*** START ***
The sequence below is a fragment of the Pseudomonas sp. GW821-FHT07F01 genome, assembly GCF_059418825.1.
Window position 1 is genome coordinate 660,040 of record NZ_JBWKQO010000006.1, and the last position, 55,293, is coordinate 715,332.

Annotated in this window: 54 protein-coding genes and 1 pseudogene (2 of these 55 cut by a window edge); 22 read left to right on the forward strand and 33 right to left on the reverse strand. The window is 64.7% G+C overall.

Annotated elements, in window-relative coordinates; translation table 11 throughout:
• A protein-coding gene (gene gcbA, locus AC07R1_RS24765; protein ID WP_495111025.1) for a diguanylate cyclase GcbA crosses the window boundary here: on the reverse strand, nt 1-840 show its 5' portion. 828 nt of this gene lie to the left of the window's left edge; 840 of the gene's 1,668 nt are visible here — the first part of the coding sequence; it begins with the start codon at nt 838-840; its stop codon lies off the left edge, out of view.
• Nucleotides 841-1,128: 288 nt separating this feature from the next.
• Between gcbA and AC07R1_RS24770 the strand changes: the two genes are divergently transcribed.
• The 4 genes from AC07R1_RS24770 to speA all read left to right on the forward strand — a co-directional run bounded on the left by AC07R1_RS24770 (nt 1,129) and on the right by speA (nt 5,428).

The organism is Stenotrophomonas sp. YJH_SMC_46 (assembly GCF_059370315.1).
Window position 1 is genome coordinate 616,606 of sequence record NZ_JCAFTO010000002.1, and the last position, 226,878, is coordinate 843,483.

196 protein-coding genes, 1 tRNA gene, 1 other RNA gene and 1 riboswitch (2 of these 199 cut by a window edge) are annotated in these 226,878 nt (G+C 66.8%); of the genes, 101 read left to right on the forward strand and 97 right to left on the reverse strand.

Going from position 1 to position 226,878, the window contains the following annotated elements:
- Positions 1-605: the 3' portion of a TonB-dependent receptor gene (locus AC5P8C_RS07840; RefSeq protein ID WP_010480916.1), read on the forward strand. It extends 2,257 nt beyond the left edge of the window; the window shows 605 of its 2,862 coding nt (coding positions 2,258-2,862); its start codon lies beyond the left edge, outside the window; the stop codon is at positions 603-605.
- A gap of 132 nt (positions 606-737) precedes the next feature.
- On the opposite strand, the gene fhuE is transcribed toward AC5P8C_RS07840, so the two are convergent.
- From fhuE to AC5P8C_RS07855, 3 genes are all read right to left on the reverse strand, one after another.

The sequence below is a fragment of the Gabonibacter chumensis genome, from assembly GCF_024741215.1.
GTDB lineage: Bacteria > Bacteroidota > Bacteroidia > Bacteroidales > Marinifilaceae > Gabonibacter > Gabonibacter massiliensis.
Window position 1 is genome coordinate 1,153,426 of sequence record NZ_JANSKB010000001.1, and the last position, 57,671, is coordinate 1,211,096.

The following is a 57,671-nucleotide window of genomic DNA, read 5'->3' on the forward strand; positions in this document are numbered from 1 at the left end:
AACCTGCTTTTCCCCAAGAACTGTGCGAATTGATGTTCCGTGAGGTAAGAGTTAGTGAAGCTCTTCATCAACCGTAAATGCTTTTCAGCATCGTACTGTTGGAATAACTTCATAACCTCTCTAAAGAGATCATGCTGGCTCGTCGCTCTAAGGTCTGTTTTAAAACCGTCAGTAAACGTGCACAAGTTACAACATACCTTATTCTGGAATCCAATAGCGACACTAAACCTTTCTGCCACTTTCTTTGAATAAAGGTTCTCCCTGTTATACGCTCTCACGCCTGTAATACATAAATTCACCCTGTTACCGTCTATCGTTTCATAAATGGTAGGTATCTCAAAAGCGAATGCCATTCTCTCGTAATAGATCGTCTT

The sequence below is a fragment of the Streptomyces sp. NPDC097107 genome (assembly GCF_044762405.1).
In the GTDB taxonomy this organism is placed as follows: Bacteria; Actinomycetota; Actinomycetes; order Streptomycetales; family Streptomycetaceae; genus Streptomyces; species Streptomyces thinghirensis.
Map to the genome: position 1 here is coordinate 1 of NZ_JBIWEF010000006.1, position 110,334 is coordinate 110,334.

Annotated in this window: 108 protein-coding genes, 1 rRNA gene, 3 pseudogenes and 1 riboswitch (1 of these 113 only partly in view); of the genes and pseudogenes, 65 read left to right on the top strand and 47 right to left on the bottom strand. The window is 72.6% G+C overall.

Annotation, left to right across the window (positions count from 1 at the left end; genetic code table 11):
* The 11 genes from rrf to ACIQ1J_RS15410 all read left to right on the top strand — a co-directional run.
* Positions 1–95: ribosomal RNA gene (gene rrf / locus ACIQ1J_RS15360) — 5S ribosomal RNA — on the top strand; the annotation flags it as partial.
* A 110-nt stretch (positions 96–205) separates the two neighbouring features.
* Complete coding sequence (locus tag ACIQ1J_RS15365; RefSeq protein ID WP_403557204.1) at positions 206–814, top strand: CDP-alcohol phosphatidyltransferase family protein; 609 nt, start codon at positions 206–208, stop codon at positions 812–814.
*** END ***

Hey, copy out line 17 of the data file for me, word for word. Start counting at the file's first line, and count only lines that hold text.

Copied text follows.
The sequence below is a fragment of the Gabonibacter chumensis genome, from assembly GCF_024741215.1.